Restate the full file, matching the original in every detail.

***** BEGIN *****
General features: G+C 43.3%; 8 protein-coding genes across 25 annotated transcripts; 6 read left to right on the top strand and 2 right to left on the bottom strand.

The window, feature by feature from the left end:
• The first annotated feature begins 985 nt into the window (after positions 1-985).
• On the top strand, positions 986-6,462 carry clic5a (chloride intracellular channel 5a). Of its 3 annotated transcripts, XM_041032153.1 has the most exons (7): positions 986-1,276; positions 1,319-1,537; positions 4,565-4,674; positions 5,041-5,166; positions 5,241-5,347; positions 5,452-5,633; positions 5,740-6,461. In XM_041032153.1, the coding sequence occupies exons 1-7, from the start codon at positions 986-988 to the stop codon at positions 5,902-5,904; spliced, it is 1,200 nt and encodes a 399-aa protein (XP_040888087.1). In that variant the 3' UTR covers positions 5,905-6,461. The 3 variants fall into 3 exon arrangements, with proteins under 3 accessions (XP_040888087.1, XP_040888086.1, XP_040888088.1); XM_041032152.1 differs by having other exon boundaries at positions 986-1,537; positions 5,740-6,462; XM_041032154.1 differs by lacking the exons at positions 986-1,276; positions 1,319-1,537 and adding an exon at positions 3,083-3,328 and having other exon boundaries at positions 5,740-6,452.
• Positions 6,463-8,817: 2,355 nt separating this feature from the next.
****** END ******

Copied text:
General features: G+C 43.3%; 8 protein-coding genes across 25 annotated transcripts; 6 read left to right on the top strand and 2 right to left on the bottom strand.

The window, feature by feature from the left end:
• The first annotated feature begins 985 nt into the window (after positions 1-985).
• On the top strand, positions 986-6,462 carry clic5a (chloride intracellular channel 5a). Of its 3 annotated transcripts, XM_041032153.1 has the most exons (7): positions 986-1,276; positions 1,319-1,537; positions 4,565-4,674; positions 5,041-5,166; positions 5,241-5,347; positions 5,452-5,633; positions 5,740-6,461. In XM_041032153.1, the coding sequence occupies exons 1-7, from the start codon at positions 986-988 to the stop codon at positions 5,902-5,904; spliced, it is 1,200 nt and encodes a 399-aa protein (XP_040888087.1). In that variant the 3' UTR covers positions 5,905-6,461. The 3 variants fall into 3 exon arrangements, with proteins under 3 accessions (XP_040888087.1, XP_040888086.1, XP_040888088.1); XM_041032152.1 differs by having other exon boundaries at positions 986-1,537; positions 5,740-6,462; XM_041032154.1 differs by lacking the exons at positions 986-1,276; positions 1,319-1,537 and adding an exon at positions 3,083-3,328 and having other exon boundaries at positions 5,740-6,452.
• Positions 6,463-8,817: 2,355 nt separating this feature from the next.